This does not compare to a few days missed from work and how modern society copes with illness. (Although the Walking Dead TV show certainly captures the zeitgeist.)
As if this were not enough, we have another reason to be very thankful that we do not live in the time of ancient plague–the symptoms of the modern influenza are extremely mild compared to the plagues of 430 BCE and 542 CE. Today, flu sufferers might experience fever, body aches, tiredness, cough, nausea and vomiting. But if you had the flu in 430 CE, now believed to be a form of the Ebola virus, you suffered through several stages of disease. Thucydides recorded these stages in graphic detail in History of the World with a goal to “describe what it was like, and set down the symptoms, knowledge of which will enable it to be recognized, if it should ever break out again.” Stage one included symptoms such as headaches, conjunctivitis, rash and fever. One would then begin coughing up blood, vomiting and suffering from extremely painful stomach cramps. Many patients also experienced insomnia and an unquenchable thirst that drove some to throw themselves into wells. This usually led to death on the 7th or 8th day, but if you survived you would be struck down by horrible diarrhea which would often lead to death. If you managed to live through the final stages, you faced paralysis, amnesia and permanent blindness. 
The plague of 542 CE was far worse. The disease is believed to have been related to the bubonic plague, similar to the Black Death that ravaged Europe in the 14th century. The plague symptoms were preceded by hallucinations, and quickly led to fever, facial inflammation and fatigue. The illness from this point became dramatically disabling, with buboes– open cysts of pus and blood– appearing in the groin and armpits. Most individuals died from infection within two to three days, their buboes gangrenous. A survivor of the plague was often left with deformities of the thighs and tongue.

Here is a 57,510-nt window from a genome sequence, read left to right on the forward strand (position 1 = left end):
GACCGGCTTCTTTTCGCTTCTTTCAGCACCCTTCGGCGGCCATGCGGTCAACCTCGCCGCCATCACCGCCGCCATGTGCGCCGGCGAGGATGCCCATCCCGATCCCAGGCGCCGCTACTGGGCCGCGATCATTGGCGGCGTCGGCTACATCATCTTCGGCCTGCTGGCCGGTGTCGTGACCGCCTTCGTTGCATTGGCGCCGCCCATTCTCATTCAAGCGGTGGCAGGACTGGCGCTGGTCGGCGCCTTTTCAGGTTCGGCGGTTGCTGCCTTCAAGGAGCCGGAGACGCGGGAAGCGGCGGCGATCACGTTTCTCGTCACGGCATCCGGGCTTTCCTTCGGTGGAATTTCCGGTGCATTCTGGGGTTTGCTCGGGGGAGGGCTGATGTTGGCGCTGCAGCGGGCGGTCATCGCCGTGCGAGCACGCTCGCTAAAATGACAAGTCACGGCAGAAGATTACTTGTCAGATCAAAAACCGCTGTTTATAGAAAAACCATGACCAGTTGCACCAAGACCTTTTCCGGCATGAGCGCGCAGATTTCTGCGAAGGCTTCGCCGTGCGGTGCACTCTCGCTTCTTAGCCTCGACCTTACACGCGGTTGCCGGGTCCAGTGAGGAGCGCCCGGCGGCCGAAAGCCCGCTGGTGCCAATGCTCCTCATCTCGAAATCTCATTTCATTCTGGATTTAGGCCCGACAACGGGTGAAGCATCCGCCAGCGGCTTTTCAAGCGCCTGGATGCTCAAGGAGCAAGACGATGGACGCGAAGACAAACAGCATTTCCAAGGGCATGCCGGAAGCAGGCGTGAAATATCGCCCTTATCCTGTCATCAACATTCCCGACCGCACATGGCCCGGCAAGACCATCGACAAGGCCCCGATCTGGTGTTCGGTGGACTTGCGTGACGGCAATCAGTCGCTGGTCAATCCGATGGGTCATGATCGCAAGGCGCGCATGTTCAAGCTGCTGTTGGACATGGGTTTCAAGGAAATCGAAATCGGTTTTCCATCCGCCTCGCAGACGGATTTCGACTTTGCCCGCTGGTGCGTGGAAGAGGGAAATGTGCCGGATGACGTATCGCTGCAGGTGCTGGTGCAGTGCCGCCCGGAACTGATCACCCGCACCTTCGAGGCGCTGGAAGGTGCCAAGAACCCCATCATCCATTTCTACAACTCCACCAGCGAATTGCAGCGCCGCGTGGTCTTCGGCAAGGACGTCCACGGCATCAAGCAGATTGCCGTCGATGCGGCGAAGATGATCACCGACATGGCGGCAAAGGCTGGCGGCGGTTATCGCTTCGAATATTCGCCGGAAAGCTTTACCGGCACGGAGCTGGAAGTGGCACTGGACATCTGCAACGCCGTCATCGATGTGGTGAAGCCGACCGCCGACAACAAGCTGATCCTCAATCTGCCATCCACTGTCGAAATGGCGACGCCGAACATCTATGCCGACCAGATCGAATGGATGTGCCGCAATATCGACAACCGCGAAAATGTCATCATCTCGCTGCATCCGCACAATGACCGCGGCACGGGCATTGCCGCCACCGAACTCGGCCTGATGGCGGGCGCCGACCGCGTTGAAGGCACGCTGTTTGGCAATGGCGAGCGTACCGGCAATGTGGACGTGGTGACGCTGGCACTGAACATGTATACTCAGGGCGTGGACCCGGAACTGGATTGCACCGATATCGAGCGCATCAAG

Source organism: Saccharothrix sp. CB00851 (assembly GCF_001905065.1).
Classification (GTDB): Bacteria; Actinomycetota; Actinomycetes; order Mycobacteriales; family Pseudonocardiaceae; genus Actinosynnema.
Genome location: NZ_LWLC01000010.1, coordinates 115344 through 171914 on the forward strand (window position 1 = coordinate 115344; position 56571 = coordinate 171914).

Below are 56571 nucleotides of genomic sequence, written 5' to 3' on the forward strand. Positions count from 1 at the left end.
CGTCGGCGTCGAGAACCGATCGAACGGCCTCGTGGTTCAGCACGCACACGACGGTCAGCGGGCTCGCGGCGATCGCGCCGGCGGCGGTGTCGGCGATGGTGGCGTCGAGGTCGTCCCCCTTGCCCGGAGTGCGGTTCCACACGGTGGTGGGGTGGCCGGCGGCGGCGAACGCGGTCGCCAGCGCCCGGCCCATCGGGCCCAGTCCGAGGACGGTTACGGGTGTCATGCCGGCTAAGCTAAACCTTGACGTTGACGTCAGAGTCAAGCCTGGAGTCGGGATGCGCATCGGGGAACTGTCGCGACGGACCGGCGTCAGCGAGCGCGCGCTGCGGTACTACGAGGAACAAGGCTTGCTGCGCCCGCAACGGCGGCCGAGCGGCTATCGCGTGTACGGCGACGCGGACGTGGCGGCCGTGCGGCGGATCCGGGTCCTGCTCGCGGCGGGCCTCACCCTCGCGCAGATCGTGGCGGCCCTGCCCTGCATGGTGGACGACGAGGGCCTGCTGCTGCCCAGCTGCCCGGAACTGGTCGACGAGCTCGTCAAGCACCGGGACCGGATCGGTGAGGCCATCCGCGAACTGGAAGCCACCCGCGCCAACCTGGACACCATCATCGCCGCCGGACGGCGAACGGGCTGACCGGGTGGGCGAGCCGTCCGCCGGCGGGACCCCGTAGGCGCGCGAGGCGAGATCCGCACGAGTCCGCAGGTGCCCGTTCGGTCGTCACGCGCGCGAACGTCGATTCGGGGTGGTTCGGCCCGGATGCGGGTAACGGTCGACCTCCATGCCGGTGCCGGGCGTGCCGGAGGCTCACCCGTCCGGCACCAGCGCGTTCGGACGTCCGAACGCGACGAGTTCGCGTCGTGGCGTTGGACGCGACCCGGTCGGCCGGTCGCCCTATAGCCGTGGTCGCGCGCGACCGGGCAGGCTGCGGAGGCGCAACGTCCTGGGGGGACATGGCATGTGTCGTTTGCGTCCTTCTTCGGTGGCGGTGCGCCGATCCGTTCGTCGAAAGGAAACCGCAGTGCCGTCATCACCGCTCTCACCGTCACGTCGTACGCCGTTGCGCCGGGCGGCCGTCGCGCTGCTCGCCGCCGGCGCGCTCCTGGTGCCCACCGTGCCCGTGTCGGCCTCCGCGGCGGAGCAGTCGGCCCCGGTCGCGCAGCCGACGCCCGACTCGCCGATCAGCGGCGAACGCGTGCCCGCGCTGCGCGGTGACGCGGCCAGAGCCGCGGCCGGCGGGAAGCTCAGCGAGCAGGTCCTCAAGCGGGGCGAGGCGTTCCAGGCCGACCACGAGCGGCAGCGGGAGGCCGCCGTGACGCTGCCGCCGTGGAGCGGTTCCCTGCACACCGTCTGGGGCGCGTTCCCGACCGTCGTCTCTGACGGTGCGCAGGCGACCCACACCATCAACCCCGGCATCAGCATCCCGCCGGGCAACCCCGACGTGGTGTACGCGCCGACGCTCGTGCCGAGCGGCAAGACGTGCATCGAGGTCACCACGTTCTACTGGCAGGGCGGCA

If you currently have symptoms of the modern flu, which you can find on the flu.gov website, seek medical attention. Microscopic and replicating rapidly, viruses pack a punch, whether in 2013 or 430 BCE. And remember, despite your pounding head, aching body, stuffy nose and intestinal meanderings, be grateful for vaccines and modern treatment.
Stay tuned to the AntiquityNOW blog for upcoming articles discussing the sociological and political consequences of plagues, as well as plague and the arts. For example, Michael Wolgemut’s Dance of Death from 1493 illustrates how the plague was a scourge for centuries and one of the reasons death became a common theme in art.
1. Procopius, History of the Wars (The Persian War) II, 23, 1 quoted in Christine A. Smith, “Plague in the Ancient World: A Study from Thucydides to Justinian,” Loyola University Student Historical Journal, 1996.
2.”More states reporting high flu levels,” CNN, January 18, 2013.
3.Christine A. Smith, “Plague in the Ancient World: A Study from Thucydides to Justinian,” Loyola University Student Historical Journal, 1996.
4. Thucydides, History of the Peloponnesian War II, 49, quoted in Christine A. Smith, “Plague in the Ancient World: A Study from Thucydides to Justinian,” Loyola University Student Historical Journal, 1996.